Deconstructing the ’90s Clinton Boom

By way of US News & World report, shining the light of reality on the last line of defense for Clintonites:

1) Clinton was dealt a great hand. The economy was entering its eighth quarter of expansion, oil was cheap (around $11 a barrel), inflation was low, there was greater certainty about the global economy because of the end of the Cold War, “and, of course, a tremendous set of new productivity-enhancing technologies involving information technologies and the World Wide Web burst on the scene.” Talk about starting on third base.

2) The economy did OK during Clinton’s first term. But it wasn’t spectacular. From 1993 through 1996, real gross domestic product grew at an average annual rate of 3.2 percent, employment rose by 11.6 million jobs, average hourly wages grew by 0.8 percent, and market capitalization rose by 78 percent in real terms.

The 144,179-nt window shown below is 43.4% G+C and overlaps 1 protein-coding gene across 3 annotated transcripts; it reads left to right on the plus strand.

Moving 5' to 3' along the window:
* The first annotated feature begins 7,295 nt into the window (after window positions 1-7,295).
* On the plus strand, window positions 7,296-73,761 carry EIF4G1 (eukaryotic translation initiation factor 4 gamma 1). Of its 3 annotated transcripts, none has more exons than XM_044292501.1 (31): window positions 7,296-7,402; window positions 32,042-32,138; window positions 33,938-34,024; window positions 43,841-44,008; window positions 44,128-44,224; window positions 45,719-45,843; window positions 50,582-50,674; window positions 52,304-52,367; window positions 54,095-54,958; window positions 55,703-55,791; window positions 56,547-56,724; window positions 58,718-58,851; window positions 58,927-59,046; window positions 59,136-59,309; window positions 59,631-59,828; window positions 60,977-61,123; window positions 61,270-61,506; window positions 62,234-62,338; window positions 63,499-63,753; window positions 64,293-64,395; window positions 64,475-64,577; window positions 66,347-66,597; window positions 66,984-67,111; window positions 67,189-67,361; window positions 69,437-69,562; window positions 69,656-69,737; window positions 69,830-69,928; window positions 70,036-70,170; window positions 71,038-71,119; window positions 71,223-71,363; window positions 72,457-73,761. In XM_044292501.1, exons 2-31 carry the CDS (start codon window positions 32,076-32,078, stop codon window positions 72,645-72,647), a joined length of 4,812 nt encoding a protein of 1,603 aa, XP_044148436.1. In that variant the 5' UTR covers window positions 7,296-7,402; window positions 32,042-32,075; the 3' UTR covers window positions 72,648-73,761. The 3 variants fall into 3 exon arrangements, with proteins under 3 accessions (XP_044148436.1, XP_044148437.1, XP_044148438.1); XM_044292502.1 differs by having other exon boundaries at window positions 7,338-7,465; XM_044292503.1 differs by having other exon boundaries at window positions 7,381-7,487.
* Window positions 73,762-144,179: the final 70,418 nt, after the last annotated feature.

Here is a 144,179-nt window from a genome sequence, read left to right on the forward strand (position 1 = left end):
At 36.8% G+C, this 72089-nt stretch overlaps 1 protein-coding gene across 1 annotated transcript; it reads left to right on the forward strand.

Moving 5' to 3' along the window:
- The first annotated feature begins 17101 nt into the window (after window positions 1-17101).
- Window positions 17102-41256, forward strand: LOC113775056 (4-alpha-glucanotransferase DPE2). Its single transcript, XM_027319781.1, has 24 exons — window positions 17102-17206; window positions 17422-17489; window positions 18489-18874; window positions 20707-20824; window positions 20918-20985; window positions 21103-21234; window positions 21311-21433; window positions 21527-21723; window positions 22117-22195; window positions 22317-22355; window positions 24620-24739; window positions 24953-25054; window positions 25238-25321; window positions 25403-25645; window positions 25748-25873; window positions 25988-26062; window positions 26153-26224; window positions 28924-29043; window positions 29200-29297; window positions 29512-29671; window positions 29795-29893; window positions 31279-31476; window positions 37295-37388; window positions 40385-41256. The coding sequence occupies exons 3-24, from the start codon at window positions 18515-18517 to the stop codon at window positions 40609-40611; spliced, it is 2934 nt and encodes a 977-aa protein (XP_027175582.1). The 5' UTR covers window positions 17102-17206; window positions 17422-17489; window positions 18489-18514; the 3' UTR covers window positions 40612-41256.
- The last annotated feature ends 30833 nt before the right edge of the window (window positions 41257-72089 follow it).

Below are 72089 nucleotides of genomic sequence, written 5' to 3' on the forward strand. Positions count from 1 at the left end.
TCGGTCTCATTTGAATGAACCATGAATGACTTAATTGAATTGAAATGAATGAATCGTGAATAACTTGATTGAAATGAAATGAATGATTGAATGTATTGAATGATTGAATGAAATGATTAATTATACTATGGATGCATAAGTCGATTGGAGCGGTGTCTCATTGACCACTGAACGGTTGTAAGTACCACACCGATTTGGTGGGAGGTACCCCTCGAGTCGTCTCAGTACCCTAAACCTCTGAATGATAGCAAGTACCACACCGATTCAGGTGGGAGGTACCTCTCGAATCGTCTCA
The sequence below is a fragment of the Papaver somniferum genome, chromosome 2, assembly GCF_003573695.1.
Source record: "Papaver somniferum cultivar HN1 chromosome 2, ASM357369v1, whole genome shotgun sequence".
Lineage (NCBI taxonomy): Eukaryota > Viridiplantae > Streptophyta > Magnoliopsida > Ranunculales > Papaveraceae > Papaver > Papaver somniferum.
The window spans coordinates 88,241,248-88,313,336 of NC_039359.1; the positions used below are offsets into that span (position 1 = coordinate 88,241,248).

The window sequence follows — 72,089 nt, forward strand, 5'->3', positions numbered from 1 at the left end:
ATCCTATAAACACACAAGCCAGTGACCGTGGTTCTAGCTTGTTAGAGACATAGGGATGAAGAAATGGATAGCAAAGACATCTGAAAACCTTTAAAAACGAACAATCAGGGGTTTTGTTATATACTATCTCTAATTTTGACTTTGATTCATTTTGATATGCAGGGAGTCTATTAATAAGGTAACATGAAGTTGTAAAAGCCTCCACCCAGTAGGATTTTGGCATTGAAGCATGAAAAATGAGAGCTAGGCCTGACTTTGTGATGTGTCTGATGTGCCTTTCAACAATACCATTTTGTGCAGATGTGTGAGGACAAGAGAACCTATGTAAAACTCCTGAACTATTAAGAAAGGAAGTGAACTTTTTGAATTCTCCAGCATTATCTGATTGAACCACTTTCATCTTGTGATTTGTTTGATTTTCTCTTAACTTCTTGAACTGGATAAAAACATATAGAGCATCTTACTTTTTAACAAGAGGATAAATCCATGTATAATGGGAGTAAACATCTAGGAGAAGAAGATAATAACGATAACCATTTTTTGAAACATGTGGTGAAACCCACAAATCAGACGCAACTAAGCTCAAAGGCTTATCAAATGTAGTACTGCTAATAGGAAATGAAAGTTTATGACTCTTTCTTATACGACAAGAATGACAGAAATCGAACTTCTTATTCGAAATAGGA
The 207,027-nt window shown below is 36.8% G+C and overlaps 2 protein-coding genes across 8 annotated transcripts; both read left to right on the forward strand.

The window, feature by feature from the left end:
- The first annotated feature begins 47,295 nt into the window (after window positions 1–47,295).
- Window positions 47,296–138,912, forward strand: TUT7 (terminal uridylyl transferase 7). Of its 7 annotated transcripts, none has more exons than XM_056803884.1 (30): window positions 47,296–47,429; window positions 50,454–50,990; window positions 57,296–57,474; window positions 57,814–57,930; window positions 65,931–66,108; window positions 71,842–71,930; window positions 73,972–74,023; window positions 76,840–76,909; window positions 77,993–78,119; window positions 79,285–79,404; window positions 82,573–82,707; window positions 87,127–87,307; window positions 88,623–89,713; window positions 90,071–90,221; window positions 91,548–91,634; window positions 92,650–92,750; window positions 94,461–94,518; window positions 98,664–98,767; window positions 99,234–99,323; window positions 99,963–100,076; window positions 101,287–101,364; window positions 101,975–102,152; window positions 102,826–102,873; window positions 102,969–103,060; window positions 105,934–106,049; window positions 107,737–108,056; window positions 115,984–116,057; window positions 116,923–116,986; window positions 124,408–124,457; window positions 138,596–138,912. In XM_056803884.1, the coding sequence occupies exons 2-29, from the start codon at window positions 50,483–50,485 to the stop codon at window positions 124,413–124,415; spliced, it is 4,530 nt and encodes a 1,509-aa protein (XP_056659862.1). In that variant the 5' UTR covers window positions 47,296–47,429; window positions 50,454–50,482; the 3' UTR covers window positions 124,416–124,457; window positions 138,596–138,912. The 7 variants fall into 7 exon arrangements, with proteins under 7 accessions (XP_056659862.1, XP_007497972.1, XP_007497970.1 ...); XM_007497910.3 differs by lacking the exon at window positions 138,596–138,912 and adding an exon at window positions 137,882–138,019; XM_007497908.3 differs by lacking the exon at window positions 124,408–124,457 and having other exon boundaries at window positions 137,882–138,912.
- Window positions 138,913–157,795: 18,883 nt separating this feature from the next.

3) But then the economy really kicked into gear. In 1997, Congress passed and Clinton signed (despite initial opposition) a modest capital-gains-tax cut, one that would be worth about $30 billion in today’s dollars after four years. This was not Reagan 2.0. Yet from 1997 through 2000, a period when the expansion should have shown its age, real GDP growth averaged 4.2 percent a year, 11.5 million more jobs were created, and real wages grew 6.5 percent. Oh, and the stock market doubled.

Read the whole thing.

Much of the so-called “Clinton Economy” can be explained by the second half of this quote by Dennis Miller: “Bill and Hillary possess that rare blend of grade A Machiavellian caginess combined with the luck of a two-time Powerball winner”

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